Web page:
Even with the Indians dominance in the 1920 World Series, it would be short lived. The Yankees were on the rise, led by slugger Babe Ruth. The Indians would fall to the bottom of the pack, and by the 1930s were a perennial bottom feeder. But 1936 brought new hope to a disheartened fan base. A 17 year old from Iowa would carry the hopes of a franchise on his shoulders. Bob Feller came to the Indians with a dominant fastball, and put it to good use. Feller would lead the league in strikeouts from 1938-1941, providing Cleveland with a true ace. He would combine with Ken Keltner, Mel Harder and Lou Boudreau to lead the Indians to one game of the pennant in 1940. But dissension in the clubhouse led to the Indians downfall.

Change would come under the ownership of Bill Veek. Veek headed an investment group that would purchase the Indians in 1946. He would quickly change the fortunes of the franchise, moving them to Cleveland Municipal Stadium to take advantage of a massive fan base. Veek would also make baseball history, signing the first African American player in the American League. Larry Doby was signed in 1947 amid much controversy. But Doby would be vital to the Indians in 1948, posting a .301 batting average that season. He would also be joined by another Negro League player that season, Satchel Paige.

The 42 year old Page dominated in his time with the Indians that season, going 6-1 with a 2.48 ERA. Doby and Page helped lead Cleveland back to the World Series, beating the Boston Red Sox in a one game playoff to reach the World Series. They would best the Boston Braves 4-2 in the series to win their first World Series title since 1920. But after Veek sold the team in 1949, the Indians would again find themselves out of the playoff picture for years to come.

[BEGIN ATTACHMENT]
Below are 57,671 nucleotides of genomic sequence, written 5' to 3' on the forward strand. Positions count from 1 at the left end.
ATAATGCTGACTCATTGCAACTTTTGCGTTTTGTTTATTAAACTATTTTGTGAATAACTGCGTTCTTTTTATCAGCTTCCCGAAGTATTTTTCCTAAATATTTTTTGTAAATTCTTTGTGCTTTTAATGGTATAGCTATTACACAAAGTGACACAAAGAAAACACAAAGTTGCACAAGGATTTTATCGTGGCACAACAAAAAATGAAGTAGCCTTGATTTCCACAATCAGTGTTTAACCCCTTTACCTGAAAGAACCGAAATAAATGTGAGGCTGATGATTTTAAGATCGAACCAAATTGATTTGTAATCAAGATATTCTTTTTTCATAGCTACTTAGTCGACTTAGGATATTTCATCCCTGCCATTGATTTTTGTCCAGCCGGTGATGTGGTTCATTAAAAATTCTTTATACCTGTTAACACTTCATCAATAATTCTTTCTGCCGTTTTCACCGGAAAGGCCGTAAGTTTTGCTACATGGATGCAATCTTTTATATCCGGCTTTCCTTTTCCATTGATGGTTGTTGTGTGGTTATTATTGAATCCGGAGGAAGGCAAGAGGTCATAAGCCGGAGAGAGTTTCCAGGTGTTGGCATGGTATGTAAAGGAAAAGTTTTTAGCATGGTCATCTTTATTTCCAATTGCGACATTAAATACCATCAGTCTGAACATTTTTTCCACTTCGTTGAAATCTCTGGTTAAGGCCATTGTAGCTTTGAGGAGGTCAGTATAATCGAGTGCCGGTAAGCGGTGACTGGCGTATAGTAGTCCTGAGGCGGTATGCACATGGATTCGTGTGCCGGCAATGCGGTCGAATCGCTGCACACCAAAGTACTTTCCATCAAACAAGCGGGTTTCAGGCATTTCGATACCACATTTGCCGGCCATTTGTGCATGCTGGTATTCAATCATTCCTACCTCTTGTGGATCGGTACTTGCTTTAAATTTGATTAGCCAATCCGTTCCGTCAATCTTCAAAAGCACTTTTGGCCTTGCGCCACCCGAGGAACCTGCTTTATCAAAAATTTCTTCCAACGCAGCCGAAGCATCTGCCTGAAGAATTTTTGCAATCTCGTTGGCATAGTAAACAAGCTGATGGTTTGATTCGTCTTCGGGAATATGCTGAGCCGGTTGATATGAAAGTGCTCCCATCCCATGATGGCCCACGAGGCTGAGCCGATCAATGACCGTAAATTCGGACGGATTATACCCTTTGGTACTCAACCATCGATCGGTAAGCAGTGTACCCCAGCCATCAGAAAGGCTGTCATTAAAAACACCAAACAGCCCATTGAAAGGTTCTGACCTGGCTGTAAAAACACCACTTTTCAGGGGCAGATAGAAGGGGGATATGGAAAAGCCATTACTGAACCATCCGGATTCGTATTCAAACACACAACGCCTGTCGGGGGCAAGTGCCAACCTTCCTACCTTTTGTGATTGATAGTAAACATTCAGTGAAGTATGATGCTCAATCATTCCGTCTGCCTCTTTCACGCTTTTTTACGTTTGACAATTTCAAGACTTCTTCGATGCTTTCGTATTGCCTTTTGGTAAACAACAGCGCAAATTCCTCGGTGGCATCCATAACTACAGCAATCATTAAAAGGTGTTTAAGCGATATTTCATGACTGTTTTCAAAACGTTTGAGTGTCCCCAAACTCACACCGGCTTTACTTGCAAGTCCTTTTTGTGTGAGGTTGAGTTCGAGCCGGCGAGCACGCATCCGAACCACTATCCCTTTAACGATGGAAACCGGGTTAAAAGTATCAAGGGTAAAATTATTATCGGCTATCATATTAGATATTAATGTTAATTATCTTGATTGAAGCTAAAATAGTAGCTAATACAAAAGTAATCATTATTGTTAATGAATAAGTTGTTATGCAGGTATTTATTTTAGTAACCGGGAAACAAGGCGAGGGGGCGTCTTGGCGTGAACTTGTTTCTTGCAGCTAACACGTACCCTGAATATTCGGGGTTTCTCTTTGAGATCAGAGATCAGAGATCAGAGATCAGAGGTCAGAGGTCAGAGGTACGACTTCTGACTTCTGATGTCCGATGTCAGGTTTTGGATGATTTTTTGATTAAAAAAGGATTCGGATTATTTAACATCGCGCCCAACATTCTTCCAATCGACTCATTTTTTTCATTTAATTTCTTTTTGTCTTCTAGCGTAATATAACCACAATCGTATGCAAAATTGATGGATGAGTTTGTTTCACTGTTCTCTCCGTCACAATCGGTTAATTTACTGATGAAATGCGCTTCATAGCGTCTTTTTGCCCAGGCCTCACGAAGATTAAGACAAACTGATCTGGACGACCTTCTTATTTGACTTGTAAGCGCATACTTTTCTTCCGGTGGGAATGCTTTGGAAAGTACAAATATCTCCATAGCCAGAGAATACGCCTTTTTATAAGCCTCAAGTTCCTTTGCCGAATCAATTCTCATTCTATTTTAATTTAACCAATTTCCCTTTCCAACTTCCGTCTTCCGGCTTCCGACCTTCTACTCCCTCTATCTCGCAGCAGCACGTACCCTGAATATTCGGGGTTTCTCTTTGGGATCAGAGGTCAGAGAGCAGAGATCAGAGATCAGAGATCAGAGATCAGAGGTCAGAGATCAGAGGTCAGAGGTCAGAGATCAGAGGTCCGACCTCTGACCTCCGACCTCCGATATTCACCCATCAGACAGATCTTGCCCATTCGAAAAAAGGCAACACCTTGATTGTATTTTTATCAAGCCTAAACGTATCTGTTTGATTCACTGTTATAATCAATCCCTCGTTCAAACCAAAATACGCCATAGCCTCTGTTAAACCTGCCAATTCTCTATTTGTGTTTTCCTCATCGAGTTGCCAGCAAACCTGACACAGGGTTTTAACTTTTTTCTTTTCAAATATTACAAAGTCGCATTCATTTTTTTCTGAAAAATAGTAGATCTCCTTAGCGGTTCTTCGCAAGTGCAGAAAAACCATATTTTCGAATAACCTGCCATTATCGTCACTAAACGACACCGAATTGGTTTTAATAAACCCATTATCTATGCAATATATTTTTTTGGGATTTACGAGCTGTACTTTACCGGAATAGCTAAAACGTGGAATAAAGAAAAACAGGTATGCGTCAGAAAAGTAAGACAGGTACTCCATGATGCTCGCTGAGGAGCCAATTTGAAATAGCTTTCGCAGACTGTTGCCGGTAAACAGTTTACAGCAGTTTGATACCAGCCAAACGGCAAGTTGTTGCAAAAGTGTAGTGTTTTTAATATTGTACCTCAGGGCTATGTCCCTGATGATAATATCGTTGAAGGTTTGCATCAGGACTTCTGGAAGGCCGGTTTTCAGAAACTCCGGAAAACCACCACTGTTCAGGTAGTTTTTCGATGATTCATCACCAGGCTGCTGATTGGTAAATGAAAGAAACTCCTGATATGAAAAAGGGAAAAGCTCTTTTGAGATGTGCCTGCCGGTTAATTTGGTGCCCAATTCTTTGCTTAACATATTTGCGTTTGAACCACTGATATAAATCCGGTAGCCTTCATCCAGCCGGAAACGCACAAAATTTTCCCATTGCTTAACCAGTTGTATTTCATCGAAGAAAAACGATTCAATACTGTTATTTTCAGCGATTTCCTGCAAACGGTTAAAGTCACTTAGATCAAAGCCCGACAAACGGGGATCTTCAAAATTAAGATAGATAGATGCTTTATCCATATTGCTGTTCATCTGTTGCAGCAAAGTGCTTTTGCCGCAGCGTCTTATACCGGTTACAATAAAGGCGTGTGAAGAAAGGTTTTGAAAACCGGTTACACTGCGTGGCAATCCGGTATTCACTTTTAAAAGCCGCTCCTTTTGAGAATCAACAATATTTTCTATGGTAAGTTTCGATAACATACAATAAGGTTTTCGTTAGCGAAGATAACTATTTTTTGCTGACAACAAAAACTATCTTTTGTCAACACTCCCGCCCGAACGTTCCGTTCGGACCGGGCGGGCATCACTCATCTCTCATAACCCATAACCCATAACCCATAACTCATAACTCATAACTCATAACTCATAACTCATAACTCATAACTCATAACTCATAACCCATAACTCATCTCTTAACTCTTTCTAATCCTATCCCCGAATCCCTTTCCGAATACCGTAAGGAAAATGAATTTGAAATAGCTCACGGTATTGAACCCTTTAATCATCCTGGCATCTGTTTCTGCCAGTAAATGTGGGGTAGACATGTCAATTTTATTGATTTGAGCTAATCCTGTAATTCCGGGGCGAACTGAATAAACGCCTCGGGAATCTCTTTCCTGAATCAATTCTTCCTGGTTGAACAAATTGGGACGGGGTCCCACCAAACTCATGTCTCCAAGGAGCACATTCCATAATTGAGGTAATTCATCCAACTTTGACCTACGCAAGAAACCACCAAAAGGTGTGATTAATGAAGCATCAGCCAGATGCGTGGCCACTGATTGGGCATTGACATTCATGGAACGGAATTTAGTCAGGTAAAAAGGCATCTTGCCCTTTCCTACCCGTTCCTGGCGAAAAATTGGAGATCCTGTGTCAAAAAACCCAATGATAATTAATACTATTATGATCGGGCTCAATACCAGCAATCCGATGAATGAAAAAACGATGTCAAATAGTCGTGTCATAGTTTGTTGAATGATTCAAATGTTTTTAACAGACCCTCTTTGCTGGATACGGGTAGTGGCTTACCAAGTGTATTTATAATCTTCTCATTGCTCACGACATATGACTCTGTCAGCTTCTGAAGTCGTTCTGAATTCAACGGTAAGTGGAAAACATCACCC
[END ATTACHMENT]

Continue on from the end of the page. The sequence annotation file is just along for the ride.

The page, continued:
Cleveland Indians History

Ricky Colavito is still remembered in Cleveland, but not for what he did on the field (wahoosonfirst.com)

Treading Water (1950-1993)

After several changes in ownership, the Indians would put it all together in 1954. Doby and Feller were still effective players in 1954, and were supported by players like Minnie Minoso, Bobby Avila and Earl Wynn. The talented core would make baseball history, posting a 111-43 record in 1954. Their .721 winning percentage is still the best ever in the American League. But a record season wasn’t enough to bring Cleveland its third championship. The New York Giants would make quick work of the Indians in the World Series, supported by Willie Mays’ over the shoulder catch in Game 1 of the series. The team would hold onto most of it’s talent until the 1960s, when time would eventually catch up to the Indians star players.

The 1960s-1990s were lean years for Indians fans, able to finish only fourth or better seven times in a span of over 30 years. The 1960s would be defined by one trade, a curse that would follow them for years. Skipper Frank Lane earned a reputation for pulling off numerous trades, but none so defining like his trade of Rocky Colavito to the Detroit Tigers. The Curse of Rocky Colavito would haunt the Indians for years, long after both Lane and Colavito moved on from the Indians. But the 1960s did provide some bright spots for fans, with Indians pitchers setting new strikeout records in the decade.